Photo courtesy of the Chesapeake Bay Program
This page serves as an information hub for all current MDE guidance, policies, ongoing work, and resources for cold water protection.
Cold water streams in Maryland are a vital resource for aquatic communities that rely on lower temperatures to thrive. Identifying and protecting the thermal regime of these stream environments is crucial for supporting vulnerable cold water species. These species include Maryland’s native brook trout, recreationally important populations of rainbow trout and brown trout, and two cold water obligate benthic macroinvertebrates (Tallaperla and Sweltsa). The Strategy for Protecting and Restoring the Chesapeake Bay Watershed, Executive Order 13508, further identifies the brook trout as a key indicator species for Maryland’s waters, reflecting overall stream habitat health and holding great ecological, commercial, and recreational significance.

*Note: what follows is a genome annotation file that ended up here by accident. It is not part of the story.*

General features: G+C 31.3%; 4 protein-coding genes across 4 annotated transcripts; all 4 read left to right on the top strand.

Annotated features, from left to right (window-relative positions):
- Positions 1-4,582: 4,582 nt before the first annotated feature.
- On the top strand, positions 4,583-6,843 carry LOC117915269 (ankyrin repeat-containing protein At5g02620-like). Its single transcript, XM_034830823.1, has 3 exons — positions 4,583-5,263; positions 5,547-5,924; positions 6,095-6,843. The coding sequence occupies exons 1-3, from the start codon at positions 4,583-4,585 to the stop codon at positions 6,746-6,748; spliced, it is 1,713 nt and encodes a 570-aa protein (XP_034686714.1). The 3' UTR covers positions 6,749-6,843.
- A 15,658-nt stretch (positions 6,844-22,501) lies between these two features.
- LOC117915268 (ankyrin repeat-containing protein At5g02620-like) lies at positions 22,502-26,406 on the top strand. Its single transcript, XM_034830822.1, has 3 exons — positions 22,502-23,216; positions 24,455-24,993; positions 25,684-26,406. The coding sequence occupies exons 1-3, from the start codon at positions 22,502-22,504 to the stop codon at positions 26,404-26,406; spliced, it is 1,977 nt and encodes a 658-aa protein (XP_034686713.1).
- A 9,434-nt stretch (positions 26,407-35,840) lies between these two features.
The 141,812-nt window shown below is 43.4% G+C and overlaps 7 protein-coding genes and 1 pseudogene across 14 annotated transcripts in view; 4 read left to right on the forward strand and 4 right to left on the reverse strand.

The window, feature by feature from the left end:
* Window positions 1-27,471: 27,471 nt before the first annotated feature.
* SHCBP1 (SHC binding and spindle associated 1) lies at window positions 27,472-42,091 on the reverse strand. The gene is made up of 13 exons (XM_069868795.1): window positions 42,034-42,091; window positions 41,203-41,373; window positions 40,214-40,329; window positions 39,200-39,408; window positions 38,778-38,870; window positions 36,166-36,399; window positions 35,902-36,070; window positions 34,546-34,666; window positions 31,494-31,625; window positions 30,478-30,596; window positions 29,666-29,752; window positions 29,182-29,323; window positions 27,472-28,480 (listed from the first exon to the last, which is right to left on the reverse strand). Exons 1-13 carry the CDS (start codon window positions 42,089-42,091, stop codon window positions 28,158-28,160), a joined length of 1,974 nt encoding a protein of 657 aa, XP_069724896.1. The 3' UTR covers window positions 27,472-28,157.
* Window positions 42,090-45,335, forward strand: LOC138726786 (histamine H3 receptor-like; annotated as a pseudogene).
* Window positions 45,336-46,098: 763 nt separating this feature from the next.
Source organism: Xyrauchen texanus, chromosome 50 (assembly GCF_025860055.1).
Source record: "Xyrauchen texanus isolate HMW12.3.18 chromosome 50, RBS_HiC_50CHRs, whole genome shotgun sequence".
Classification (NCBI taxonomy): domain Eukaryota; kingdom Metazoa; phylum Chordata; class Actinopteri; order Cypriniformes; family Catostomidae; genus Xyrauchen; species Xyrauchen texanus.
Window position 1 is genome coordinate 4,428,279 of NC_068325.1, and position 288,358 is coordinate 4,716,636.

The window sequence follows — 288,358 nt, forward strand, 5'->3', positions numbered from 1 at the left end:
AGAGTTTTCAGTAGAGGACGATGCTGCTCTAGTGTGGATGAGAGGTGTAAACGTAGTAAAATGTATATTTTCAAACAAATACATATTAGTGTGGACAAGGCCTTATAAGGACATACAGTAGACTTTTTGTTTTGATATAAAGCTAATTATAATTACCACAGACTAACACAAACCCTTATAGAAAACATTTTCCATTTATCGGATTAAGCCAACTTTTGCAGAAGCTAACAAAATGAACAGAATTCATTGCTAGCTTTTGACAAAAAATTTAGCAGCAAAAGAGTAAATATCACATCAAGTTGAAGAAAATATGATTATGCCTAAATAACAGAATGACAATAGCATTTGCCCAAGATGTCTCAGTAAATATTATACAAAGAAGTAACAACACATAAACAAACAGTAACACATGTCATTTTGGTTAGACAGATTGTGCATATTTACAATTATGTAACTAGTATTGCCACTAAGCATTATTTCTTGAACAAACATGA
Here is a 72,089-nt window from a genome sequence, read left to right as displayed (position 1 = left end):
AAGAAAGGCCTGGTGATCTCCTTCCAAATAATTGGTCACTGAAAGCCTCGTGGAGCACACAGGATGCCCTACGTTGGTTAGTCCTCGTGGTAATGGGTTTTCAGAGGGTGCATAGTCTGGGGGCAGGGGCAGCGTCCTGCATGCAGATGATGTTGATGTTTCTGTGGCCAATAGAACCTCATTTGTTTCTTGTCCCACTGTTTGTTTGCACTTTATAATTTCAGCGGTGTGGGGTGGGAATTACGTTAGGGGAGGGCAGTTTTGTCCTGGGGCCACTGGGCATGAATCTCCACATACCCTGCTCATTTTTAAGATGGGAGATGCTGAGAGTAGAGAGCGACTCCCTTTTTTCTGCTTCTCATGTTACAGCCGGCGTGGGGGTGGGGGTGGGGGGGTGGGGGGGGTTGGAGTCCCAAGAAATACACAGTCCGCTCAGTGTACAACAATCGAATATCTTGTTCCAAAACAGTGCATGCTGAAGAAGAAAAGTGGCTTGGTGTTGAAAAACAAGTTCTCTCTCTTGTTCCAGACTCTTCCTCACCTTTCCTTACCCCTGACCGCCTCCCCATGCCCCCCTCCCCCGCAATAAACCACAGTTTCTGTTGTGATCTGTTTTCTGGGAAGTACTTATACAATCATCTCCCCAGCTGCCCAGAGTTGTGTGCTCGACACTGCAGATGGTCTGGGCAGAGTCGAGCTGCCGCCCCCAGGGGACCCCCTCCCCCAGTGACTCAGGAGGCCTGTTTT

Maryland designates and protects cold water streams under the federal Clean Water Act, identifying them as Use Class III (nontidal cold water use), or Use Class IV (trout-stocking waters). Growing concerns around climate change and warming temperatures highlights the importance of protecting these valuable cold water resources in Maryland. Elevated water temperatures due to climate change will limit the available cold water habitat for dependent species, threatening their populations. Increased development in the watersheds of cold water streams or best management practices (BMPs) lacking cold water protections can compound the problem, contributing to higher influxes of warm temperature stormwater runoff into vulnerable cold water streams. Water quality standards in conjunction with strategies to best manage and mitigate high temperatures are therefore critical to the survival and health of cold water communities.